This is not where we usually shop. We come here twice a year, once to get our Christmas tree and again in the spring to get annual bedding plants. They were weird about me taking photographs; the security guard told me I couldn’t unless I asked at the courtesy desk; the courtesy desk said it was fine. It makes you wonder what they are afraid of, so I’ll refrain from identifying them specifically with a website reference out of deference to their fears. Suffice it to say that this is an enormous store. As an occasional spectacle it is fun to see so much food in one place, but on a regular basis, I would find that level of consumption depressing. This is such a unique store that I once saw a whole busload of Japanese businessmen getting a tour of it as an American curiosity. In that it is embarrassing!
Anyway, our annual family Christmas tree shopping spree is always fun and done in high spirits. In that moment, the massive amount of groceries available denote holiday cheer and abundance; while we are there, it is momentarily blissfully impossible to imagine anyone anywhere going hungry. We filled our cart with glee: peppers, carrots, leeks, scallions, mushrooms, onion, tomatoes, cucumber, avocados, wild Maine blueberry salad dressing (an experiment), boursin, gorgonzola, mozzarella and Jarlsburg cheeses, huge containers of salad greens and baby spinach, their homemade sweet potato chips, grapes and raisins, pears, cantaloupe, pineapple, grapefruit, vegetable stock, pomegranate juice (there were samples: quite good!), crackers, and two containers of the store’s clam chowder. We did not buy any of the ostentatiously obnoxious array of desserts displayed in the photos below; we will make our own.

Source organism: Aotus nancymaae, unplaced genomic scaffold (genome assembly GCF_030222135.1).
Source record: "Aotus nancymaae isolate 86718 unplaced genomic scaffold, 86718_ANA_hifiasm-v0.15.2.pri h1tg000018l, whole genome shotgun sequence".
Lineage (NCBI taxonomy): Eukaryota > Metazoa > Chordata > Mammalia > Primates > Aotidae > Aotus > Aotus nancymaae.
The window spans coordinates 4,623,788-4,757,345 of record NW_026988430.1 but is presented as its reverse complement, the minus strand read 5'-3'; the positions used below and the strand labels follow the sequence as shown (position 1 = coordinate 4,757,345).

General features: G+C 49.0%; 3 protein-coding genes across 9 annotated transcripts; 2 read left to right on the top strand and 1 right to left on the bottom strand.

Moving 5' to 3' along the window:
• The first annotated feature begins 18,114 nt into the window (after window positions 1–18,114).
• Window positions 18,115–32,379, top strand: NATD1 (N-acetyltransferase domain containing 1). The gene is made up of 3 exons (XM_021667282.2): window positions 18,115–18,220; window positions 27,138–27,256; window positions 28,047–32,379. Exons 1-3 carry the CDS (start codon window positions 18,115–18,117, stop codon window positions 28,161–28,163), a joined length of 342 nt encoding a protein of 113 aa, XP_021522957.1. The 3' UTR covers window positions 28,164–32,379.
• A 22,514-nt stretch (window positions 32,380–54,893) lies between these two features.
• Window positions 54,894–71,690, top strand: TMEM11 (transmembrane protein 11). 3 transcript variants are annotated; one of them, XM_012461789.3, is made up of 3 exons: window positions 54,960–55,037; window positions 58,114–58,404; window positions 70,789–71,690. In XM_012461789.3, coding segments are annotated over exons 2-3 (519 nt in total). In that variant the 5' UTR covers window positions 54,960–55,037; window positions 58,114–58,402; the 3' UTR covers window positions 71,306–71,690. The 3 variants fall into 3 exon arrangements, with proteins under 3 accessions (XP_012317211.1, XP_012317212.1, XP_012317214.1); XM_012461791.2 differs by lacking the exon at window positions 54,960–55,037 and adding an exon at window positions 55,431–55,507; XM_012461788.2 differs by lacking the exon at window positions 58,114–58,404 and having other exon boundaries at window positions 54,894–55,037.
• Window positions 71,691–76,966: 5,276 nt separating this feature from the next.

I take these photos mostly because it amuses me, but upon reflection, I am understanding better why. I am always interested in color and composition all around me. Taking photos helps me see these elements better. I now ponder the smoothly predictable shape of the tomato in contrast to the shape of it’s vine, not only are these complimentary in color but they are in form as well. I’m fascinated with the compositional elements in a containerized display. The labels on the clementines are an abstract painting the way they were strewn. Looking at the amazing range of the various colors of avocados shown in the photo below for example, I see a luscious color combination that I need to put in a painting, which I might not have appreciated as cheery or vibrant otherwise. The photos also hint at the important sensual pleasures of cooking and eating, of community and fellowship. I rejoice in it all! I hope do too.
(As an afterthought, I’ve slipped in a candid photo of my crammed refrigerator at the bottom… Let it snow!)